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An unlikely hero

This sparkling biography of a small-part actor who did two missions into Nazi-occupied France as a radio operator for the Special Operations Executive (SOE) begins with a rather iffy 60 pages on his identity and pre-war stage career; much of what the agent said about himself was contradictory, much was exaggerated, and little of it was reliable.

22 July 2009

12:00 AM

22 July 2009

12:00 AM

The Shooting Star Geoffrey Elliott

Methuen, pp.251, 18.99

This sparkling biography of a small-part actor who did two missions into Nazi-occupied France as a radio operator for the Special Operations Executive (SOE) begins with a rather iffy 60 pages on his identity and pre-war stage career; much of what the agent said about himself was contradictory, much was exaggerated, and little of it was reliable. Almost everybody who met him agreed that he was tremendous fun to be with; anyone who knew him at all well realised that he was homosexual — in an age when homosexuality was illegal. Who his father was remains in some doubt; his mother was an opera singer, under the stage name of Emma Luart. He seems to have been born — certainly he was brought up — in Brussels; his first brush with the secret world was to act as a teenage courier for Edith Cavell’s escape line. His mother was then able to bring him over to England as a refugee. His name was Denis Rake.

By mere luck, he got taken under the wing of Lady Aberconway, who got him trained as a telegraph operator. He did not stay at that job long, picked up work as a circus stage-hand, drifted into work as a small-part comedian in theatres and night clubs, and helped to run a small hotel. As the next world war approached, he notified the war office of his fluency in French and in Morse, and so got absorbed into SOE, which badly needed Morse operators. Noble friends continued to help him: his sponsor for SOE was the Marquess of Carisbrooke.


Geoffrey Elliott originally got interested in SOE because his father had been an unsuccessful agent for it in Yugoslavia (as described in Elliott’s first book, I Spy). He has dexterously woven together what he has found in SOE’s archives, now open at Kew, in Rake’s own erratic and charming autobiography Rake’s Progress, in the rest of the large literature on SOE, and in old theatre playbills. He notices that Rake’s life between the wars, as a gay in a society that strongly disapproved of gays, gave him a good grounding in how to behave as a secret agent.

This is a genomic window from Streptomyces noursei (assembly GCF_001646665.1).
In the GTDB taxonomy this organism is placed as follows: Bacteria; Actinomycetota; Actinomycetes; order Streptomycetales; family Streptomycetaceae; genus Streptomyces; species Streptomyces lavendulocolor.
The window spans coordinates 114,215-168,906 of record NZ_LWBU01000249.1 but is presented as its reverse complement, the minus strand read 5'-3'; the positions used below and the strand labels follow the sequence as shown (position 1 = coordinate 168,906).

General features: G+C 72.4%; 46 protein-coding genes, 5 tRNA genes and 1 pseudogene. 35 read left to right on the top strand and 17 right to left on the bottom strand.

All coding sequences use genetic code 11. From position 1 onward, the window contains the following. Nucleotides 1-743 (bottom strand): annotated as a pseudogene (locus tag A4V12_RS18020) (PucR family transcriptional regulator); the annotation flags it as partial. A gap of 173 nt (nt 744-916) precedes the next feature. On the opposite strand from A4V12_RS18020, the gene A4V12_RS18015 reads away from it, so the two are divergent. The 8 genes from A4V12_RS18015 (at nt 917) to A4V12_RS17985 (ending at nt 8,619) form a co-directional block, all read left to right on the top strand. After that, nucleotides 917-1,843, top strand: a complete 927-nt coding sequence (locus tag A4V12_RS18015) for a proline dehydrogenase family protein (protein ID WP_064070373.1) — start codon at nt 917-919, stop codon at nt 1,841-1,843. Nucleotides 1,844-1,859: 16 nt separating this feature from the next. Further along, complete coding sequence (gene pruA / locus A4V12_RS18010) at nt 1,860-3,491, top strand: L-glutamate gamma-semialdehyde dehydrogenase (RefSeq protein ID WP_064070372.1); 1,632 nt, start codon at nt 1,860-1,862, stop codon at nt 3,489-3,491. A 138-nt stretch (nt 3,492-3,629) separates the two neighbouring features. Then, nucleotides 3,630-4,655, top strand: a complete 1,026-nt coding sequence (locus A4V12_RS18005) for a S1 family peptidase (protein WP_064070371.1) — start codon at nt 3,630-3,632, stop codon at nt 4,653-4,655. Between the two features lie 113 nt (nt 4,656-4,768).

He takes us through Rake’s training in SOE’s paramilitary schools, including a parachute course, and then through both Rake’s missions to France. The first, much of it spent in French and Spanish prisons, ran from May 1942. He was arrested by bad luck, but then had the good luck to be held by a prison warden who let him go when the Germans occupied the southern part of France, hitherto more or less free of them. He had to cross the Pyrenees in midwinter, and was promptly rearrested. It took months to get him back to England, where he spent the next winter passing on what he knew to other agents in training.

His second mission, from April to September 1944, was with John Farmer and the irrepressible Nancy Wake, GM, to a large maquis in the Massif Central, from which Rake emerged with a well-earned Military Cross. Elliott depicts the abrupt ups and downs of an agent’s life with highly readable skill, bringing out the terror as well as the ecstasy, Rake was always in danger, quite often under fire, and had the misfortune to have his lover killed at his side. Nancy, who had had to leave her husband behind when she fled from Marseilles in 1941, only heard he was dead at a victory parade. Elliott winds down his story with what little is known of the rest of Rake’s career, including his starring role as the man with the cat in Ophüls’ Le chagrin et la pitié.

Elliott has penetrated deeper than most authors do into the muddles that dogged much of SOE’s work in the field, and shows a wide and cultivated understanding of English and French 20th-century society, quite apart from the intricacies of resistance, which he has also mastered. His book is therefore required reading both for resistance and social historians.


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